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Posts Tagged ‘laos’

Started in 1958 by Luang Pu Bunleua Sulilat, the Buddha park contains more than 200 statues from the Buddhist and Hindu pantheon. Its a masterpiece of outsider art.

Luang Pu combined both Buddhism and Hinduism to create his own doctrine.  He left Laos after the revolution in 1975 to Thailand – only 200m away over the river and visible from the park. He continued his project there, building another sculpture park in Nong Khai.

 

statue 7

 

statue 6

 

 

statue 5

 

statue 4

statue 3

statue 8

 

statue 9

 

statue 10

 

statue 2

 

statue 1

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Travelling in Northern Laos is an amazing experience.  Serene, Beautiful, amazing people and a slow pace of life.  A great place to relax and enjoy Nature at its finest.

The river boat to Muang Ngoi

09 boat

 

Hill Tribe girls pose for a photo

12 kids

 

Another young hill tribe girl plays, and young boys prepare their cocks for fighting.

01 Hill tribe girl10 cocks

 

 

 

 

 

 

 

 

 

 

 

 

 

 

 

 

A beautifully looked after sowing machine.

11 sowing machine

 

Scenes up and down the river

08 mountains

07 sunset

 

A huge tree, and dead parrot like birds for sale at the side of the road – Sadly a common sight in Laos

04 dead birds

06 tree

 

A white water buffalo family

05 Buffalo family

An Akha Hill tribe village

03 muang sing hilltribe village

 

A spirit gate – protecting the people of the village.

02 Hill tribe girl

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Tad lo fall

Tad Lo, on the Bolaven Plateau of Southern Laos – Waterfalls, scenery, relaxation. Or So I thought. Well it was good while it lasted….

Dry waterfallThe day started off pretty normal – Rent motorbikes, drive up to see some waterfalls, find somewhere to swim, eat, drink.  Exactly the kind of things I dream about when on holiday.  We drove straight up to The largest and furthest away waterfall.  But this being the dry season, and a newly built hydro-electric dam, meant no water.  Shame, this was a huge fall that would have been spectacular if there was even a little water – What little water was falling was strangely being blown back up and over the fall by the wind, or simply evaporating before it hit the bottom.

IMG_2578After this we hit our first snag – Paul’s bike ran out of petrol, but this was easily fixed with a run down to the local petrol station.  Right after this though we take a drive to the Tad Lo falls, where we think we’ve hit the jackpot.  A wide 4m high fall, with crystal clear water for swimming, right along a precarious bamboo ladder/bridge thing.  Beautiful.  We spend Half an hour swimming, managing to navigate ourselves right behind the falls and back again.

Swimming is tiring though, and I try to get out of the water to rest for a bit.  The rocks are slippy though, and I feel something under my foot.  I try to move away but slip on the rocks.  As my foot runs the length of the random object I can feel a hole tear in the sole of my foot – But no pain.  Just the kind of feeling you get when a really sharp object cuts you quickly.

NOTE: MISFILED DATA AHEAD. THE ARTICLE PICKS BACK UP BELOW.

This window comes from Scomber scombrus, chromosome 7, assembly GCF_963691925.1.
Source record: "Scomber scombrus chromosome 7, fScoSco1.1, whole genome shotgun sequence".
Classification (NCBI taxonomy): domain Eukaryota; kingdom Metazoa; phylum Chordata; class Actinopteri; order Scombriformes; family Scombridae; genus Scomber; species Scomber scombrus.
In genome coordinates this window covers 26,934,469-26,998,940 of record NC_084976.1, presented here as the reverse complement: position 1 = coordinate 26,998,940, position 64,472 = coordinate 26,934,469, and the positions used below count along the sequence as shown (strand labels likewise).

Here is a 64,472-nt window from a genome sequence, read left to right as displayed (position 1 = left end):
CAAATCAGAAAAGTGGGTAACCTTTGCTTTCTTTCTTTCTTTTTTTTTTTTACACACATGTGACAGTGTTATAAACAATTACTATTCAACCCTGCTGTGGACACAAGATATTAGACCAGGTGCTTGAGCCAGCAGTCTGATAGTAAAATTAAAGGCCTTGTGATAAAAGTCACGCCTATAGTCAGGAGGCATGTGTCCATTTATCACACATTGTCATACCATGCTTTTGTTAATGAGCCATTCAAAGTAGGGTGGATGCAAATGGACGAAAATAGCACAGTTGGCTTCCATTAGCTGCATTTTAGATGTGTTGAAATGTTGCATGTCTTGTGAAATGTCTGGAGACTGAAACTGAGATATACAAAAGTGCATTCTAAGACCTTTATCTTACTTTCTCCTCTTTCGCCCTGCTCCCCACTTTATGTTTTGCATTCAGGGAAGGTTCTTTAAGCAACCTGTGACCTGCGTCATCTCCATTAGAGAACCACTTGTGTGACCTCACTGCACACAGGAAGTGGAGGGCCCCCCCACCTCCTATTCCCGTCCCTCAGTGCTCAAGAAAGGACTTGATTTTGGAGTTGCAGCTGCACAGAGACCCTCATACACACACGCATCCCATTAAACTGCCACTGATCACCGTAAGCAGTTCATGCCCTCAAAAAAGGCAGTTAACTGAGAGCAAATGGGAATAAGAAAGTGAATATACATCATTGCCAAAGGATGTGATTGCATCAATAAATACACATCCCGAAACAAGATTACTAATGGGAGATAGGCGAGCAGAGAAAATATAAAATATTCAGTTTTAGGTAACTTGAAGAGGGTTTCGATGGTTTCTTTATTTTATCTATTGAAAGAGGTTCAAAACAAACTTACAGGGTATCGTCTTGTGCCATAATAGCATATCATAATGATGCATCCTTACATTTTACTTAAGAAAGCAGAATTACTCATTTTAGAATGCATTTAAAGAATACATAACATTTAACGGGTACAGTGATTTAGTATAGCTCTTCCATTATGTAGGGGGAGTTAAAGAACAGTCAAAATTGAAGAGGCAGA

gillan getting outAs I drag myself out onto the dry rocks I can see the extent of the damage – A 2 1/2” slice right into the muscle fibre of my foot my friend Paul laughing at me in the background.  I’m still not in pain, but now I don’t know what to do.  How am I going to get back over the bridge? There’s no way I can navigate that bridge, even with the T-shirt I’ve now got tied around my foot. Turns out the thing that cut me was a discarded bamboo fishing rod – also with line and hooks which luckily I didn’t get snagged on.

leder boysAt this point, seemingly out of nowhere, two young Germans, wearing Lederhosen,  come to my rescue.  They’ve got a decent first aid kit and bandage me up enough so I can get back over the bridge to find some help.  I couldn’t be more thankful that those guys were there to help me.  Apparently they are part of a trio travelling around the world, in Lederhosen.  Why not.  I would appreciate people taking a look at their site………………HERE.

Back in town the man who we rented the bikes from offers to drive me to the doctor.  Another person I’m eternally grateful to.  He had a bar full of guests watching a Muay Thai match but left to find me help.

IMG_2585And help we got.  The doctor was also watching the Muay Thai and didn’t seem too happy to help, the word Falang (or foreigner) was thrown around quite a bit. After opening up the hospital for me and taking off my bandages though, he realised how bad a gash it was.

He stitched me up good and tight – with what looked like 20lb fishing line, covered me in iodine – much more pain than the actual cut, gave me antibiotics and anti-inflammatory drugs, and sent me on my way.  And all for only $10, a bargain.

It’s now been four days and I still cant walk, and it bleeds a little.  It’s getting better slowly, but I’m in a hammock on an Island in the Mekong – And its a good excuse to do nothing.

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The best banana pancakes in town. With extra condensed milk on top, obviously. From a random sandwich lady – Vang Vien, Laos.

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Need I say more, whiskey – laos

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Luang prabang sausage – laos

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Laos farmers breakfast. Herb omelette, boiled veggies, aubergine dip and sticky rice – in Nong Khiaw, Laos.

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